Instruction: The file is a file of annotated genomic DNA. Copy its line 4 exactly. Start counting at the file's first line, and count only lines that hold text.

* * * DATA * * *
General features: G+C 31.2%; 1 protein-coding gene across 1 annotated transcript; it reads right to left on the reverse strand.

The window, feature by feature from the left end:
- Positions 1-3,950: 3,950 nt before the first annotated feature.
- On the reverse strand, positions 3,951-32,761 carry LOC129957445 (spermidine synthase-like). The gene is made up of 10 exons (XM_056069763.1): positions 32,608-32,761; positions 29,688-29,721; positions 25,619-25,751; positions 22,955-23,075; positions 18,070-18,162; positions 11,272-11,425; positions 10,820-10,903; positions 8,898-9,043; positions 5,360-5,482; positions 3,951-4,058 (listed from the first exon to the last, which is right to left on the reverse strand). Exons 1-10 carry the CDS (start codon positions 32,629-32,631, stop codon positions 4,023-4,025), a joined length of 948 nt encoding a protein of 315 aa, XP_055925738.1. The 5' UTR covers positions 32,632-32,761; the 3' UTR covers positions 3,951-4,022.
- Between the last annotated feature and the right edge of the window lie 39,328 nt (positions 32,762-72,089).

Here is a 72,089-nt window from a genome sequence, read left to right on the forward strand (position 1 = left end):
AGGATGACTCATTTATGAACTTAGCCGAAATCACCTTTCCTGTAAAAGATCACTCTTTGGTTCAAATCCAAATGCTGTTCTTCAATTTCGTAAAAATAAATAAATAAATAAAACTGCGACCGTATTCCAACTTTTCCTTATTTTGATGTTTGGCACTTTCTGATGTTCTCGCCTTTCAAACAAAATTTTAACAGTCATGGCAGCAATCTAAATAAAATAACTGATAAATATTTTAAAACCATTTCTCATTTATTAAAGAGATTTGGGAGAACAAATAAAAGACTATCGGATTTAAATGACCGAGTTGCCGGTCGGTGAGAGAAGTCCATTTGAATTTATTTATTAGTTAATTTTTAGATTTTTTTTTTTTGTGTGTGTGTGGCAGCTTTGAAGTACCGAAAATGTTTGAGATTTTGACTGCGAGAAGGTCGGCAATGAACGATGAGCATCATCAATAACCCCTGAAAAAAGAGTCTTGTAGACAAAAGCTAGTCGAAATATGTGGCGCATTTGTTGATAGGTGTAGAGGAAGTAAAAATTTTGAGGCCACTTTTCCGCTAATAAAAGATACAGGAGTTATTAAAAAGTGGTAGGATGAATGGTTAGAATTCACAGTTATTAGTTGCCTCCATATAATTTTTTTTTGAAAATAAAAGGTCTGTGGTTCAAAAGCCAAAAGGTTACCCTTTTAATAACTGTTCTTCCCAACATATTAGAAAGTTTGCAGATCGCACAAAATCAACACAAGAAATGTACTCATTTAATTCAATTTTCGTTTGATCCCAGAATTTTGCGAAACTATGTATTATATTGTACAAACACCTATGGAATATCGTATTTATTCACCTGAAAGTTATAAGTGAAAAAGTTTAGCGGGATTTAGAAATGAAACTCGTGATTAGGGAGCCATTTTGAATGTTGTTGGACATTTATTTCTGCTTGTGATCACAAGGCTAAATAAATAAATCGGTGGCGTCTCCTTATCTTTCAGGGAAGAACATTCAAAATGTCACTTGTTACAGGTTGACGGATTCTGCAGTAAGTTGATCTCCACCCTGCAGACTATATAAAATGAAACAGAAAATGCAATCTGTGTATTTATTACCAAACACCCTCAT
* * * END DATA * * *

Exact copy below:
- On the reverse strand, positions 3,951-32,761 carry LOC129957445 (spermidine synthase-like). The gene is made up of 10 exons (XM_056069763.1): positions 32,608-32,761; positions 29,688-29,721; positions 25,619-25,751; positions 22,955-23,075; positions 18,070-18,162; positions 11,272-11,425; positions 10,820-10,903; positions 8,898-9,043; positions 5,360-5,482; positions 3,951-4,058 (listed from the first exon to the last, which is right to left on the reverse strand). Exons 1-10 carry the CDS (start codon positions 32,629-32,631, stop codon positions 4,023-4,025), a joined length of 948 nt encoding a protein of 315 aa, XP_055925738.1. The 5' UTR covers positions 32,632-32,761; the 3' UTR covers positions 3,951-4,022.